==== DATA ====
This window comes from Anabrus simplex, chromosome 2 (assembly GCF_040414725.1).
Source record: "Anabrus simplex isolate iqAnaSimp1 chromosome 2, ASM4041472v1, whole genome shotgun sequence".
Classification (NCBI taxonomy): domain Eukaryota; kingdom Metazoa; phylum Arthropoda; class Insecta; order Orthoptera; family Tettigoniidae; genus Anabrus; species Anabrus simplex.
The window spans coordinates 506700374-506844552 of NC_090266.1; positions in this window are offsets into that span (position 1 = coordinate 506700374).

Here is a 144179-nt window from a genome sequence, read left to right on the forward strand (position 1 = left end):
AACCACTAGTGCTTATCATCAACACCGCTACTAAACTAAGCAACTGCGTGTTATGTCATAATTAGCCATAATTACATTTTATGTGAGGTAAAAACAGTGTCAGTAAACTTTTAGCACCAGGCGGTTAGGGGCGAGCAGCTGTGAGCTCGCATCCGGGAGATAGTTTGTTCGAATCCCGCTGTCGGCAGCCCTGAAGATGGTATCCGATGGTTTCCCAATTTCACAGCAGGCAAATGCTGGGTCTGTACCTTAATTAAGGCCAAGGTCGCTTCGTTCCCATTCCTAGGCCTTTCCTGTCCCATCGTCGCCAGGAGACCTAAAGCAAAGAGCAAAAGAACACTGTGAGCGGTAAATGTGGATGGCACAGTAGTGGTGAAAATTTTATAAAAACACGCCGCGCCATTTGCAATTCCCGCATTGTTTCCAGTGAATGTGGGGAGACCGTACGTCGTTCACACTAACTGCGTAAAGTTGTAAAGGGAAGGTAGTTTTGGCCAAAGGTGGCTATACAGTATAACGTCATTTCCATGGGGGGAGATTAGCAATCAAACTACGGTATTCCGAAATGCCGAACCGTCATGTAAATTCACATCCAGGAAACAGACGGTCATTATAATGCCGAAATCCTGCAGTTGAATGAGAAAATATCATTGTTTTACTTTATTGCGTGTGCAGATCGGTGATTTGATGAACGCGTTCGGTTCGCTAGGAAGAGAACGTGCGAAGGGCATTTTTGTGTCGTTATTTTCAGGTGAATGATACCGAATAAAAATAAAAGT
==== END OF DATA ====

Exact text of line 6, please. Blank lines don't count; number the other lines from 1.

AACCACTAGTGCTTATCATCAACACCGCTACTAAACTAAGCAACTGCGTGTTATGTCATAATTAGCCATAATTACATTTTATGTGAGGTAAAAACAGTGTCAGTAAACTTTTAGCACCAGGCGGTTAGGGGCGAGCAGCTGTGAGCTCGCATCCGGGAGATAGTTTGTTCGAATCCCGCTGTCGGCAGCCCTGAAGATGGTATCCGATGGTTTCCCAATTTCACAGCAGGCAAATGCTGGGTCTGTACCTTAATTAAGGCCAAGGTCGCTTCGTTCCCATTCCTAGGCCTTTCCTGTCCCATCGTCGCCAGGAGACCTAAAGCAAAGAGCAAAAGAACACTGTGAGCGGTAAATGTGGATGGCACAGTAGTGGTGAAAATTTTATAAAAACACGCCGCGCCATTTGCAATTCCCGCATTGTTTCCAGTGAATGTGGGGAGACCGTACGTCGTTCACACTAACTGCGTAAAGTTGTAAAGGGAAGGTAGTTTTGGCCAAAGGTGGCTATACAGTATAACGTCATTTCCATGGGGGGAGATTAGCAATCAAACTACGGTATTCCGAAATGCCGAACCGTCATGTAAATTCACATCCAGGAAACAGACGGTCATTATAATGCCGAAATCCTGCAGTTGAATGAGAAAATATCATTGTTTTACTTTATTGCGTGTGCAGATCGGTGATTTGATGAACGCGTTCGGTTCGCTAGGAAGAGAACGTGCGAAGGGCATTTTTGTGTCGTTATTTTCAGGTGAATGATACCGAATAAAAATAAAAGT